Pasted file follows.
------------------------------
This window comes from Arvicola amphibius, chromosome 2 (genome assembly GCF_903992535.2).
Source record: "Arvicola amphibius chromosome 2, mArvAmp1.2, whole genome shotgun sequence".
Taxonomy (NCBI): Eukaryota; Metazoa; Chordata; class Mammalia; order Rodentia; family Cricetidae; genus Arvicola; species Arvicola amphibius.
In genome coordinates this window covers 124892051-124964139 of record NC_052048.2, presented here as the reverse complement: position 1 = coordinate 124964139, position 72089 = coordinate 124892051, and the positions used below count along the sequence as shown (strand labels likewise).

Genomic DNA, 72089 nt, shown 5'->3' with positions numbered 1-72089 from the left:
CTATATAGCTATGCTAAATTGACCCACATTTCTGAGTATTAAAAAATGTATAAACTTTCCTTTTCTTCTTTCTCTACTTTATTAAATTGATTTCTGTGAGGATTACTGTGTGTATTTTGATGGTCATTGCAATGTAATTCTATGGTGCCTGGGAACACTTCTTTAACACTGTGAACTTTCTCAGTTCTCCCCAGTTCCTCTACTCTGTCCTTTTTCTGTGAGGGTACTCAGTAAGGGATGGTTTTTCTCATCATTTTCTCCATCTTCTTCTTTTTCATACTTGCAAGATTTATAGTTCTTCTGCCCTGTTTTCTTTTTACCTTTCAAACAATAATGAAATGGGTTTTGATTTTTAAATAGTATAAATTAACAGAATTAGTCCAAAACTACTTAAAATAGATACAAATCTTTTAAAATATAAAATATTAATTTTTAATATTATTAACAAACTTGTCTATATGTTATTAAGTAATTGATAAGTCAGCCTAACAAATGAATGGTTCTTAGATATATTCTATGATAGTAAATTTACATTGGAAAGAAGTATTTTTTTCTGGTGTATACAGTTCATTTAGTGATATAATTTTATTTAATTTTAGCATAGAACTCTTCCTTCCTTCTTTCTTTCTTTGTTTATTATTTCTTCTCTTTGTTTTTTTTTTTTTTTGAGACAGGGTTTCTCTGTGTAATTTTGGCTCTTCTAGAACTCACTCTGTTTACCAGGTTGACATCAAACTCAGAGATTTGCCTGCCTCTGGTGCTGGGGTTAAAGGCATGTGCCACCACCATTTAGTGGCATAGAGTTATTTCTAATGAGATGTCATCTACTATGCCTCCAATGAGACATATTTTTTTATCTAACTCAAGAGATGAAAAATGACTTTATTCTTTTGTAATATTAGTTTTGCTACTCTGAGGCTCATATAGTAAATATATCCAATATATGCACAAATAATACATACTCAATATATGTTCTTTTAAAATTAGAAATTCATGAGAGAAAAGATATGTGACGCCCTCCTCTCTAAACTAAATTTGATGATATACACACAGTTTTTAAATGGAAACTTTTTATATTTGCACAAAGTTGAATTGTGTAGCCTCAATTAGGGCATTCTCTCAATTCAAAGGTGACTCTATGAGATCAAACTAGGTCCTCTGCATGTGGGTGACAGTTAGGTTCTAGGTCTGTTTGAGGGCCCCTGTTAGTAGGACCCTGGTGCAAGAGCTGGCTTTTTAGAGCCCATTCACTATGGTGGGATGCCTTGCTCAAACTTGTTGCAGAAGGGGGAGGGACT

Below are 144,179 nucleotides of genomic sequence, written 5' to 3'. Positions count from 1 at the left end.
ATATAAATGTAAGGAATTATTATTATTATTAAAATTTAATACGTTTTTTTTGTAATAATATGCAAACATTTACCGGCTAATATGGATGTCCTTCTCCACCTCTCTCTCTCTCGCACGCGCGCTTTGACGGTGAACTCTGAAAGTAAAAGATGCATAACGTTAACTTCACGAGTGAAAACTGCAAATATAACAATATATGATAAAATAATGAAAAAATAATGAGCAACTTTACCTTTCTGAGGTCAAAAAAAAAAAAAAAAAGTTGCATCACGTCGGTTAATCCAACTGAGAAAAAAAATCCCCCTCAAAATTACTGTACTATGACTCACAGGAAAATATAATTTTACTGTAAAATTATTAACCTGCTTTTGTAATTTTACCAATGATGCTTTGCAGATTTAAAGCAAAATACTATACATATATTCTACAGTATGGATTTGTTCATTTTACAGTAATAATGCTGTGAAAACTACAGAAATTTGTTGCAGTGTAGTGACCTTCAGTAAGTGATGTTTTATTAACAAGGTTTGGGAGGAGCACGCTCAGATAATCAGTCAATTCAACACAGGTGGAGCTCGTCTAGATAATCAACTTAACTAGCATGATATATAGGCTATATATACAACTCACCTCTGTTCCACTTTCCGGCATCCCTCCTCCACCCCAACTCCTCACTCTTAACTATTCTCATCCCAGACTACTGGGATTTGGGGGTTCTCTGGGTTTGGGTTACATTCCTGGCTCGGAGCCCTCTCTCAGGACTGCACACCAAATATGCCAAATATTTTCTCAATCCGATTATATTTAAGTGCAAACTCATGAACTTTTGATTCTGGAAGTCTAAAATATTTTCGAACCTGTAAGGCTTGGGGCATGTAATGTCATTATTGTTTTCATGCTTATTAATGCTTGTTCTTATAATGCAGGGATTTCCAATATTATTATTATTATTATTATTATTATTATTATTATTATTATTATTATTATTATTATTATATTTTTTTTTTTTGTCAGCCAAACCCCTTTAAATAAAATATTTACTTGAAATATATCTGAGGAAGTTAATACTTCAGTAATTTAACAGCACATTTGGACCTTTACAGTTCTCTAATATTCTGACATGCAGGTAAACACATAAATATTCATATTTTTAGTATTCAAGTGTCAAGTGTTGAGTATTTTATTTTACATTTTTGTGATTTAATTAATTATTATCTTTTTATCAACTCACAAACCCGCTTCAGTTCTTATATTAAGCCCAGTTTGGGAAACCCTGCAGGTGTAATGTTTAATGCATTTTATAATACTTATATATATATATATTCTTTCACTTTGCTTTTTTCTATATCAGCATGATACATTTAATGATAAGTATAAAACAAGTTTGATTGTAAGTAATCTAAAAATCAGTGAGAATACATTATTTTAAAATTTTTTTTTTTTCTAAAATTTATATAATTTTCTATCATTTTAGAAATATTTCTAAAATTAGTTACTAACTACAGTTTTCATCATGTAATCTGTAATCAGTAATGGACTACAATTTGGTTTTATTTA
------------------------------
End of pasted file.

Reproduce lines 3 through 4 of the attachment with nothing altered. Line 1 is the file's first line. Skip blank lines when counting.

Taxonomy (NCBI): Eukaryota; Metazoa; Chordata; class Mammalia; order Rodentia; family Cricetidae; genus Arvicola; species Arvicola amphibius.
In genome coordinates this window covers 124892051-124964139 of record NC_052048.2, presented here as the reverse complement: position 1 = coordinate 124964139, position 72089 = coordinate 124892051, and the positions used below count along the sequence as shown (strand labels likewise).